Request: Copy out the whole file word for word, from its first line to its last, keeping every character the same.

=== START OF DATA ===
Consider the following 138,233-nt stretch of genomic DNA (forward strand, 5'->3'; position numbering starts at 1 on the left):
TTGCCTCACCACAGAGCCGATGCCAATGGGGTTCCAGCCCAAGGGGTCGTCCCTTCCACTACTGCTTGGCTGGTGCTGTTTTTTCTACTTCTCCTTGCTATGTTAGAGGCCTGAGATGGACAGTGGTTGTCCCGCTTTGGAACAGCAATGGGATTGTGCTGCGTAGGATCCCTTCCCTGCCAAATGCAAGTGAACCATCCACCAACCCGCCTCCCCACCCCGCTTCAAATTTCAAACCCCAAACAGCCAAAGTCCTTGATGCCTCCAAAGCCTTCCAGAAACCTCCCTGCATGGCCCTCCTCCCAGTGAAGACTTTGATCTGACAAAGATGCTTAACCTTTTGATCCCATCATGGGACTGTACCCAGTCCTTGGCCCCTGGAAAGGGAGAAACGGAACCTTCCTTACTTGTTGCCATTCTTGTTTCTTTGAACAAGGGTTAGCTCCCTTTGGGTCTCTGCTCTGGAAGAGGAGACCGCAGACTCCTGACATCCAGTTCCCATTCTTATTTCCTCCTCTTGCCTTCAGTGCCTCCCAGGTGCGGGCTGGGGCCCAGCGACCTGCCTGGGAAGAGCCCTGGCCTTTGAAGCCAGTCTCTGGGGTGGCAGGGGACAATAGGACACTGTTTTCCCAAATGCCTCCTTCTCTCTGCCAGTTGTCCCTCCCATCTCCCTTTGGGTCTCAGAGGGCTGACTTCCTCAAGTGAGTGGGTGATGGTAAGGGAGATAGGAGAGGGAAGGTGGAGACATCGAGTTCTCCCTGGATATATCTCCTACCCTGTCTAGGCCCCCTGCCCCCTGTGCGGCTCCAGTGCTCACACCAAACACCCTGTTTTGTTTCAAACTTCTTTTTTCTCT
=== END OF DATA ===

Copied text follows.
Consider the following 138,233-nt stretch of genomic DNA (forward strand, 5'->3'; position numbering starts at 1 on the left):
TTGCCTCACCACAGAGCCGATGCCAATGGGGTTCCAGCCCAAGGGGTCGTCCCTTCCACTACTGCTTGGCTGGTGCTGTTTTTTCTACTTCTCCTTGCTATGTTAGAGGCCTGAGATGGACAGTGGTTGTCCCGCTTTGGAACAGCAATGGGATTGTGCTGCGTAGGATCCCTTCCCTGCCAAATGCAAGTGAACCATCCACCAACCCGCCTCCCCACCCCGCTTCAAATTTCAAACCCCAAACAGCCAAAGTCCTTGATGCCTCCAAAGCCTTCCAGAAACCTCCCTGCATGGCCCTCCTCCCAGTGAAGACTTTGATCTGACAAAGATGCTTAACCTTTTGATCCCATCATGGGACTGTACCCAGTCCTTGGCCCCTGGAAAGGGAGAAACGGAACCTTCCTTACTTGTTGCCATTCTTGTTTCTTTGAACAAGGGTTAGCTCCCTTTGGGTCTCTGCTCTGGAAGAGGAGACCGCAGACTCCTGACATCCAGTTCCCATTCTTATTTCCTCCTCTTGCCTTCAGTGCCTCCCAGGTGCGGGCTGGGGCCCAGCGACCTGCCTGGGAAGAGCCCTGGCCTTTGAAGCCAGTCTCTGGGGTGGCAGGGGACAATAGGACACTGTTTTCCCAAATGCCTCCTTCTCTCTGCCAGTTGTCCCTCCCATCTCCCTTTGGGTCTCAGAGGGCTGACTTCCTCAAGTGAGTGGGTGATGGTAAGGGAGATAGGAGAGGGAAGGTGGAGACATCGAGTTCTCCCTGGATATATCTCCTACCCTGTCTAGGCCCCCTGCCCCCTGTGCGGCTCCAGTGCTCACACCAAACACCCTGTTTTGTTTCAAACTTCTTTTTTCTCT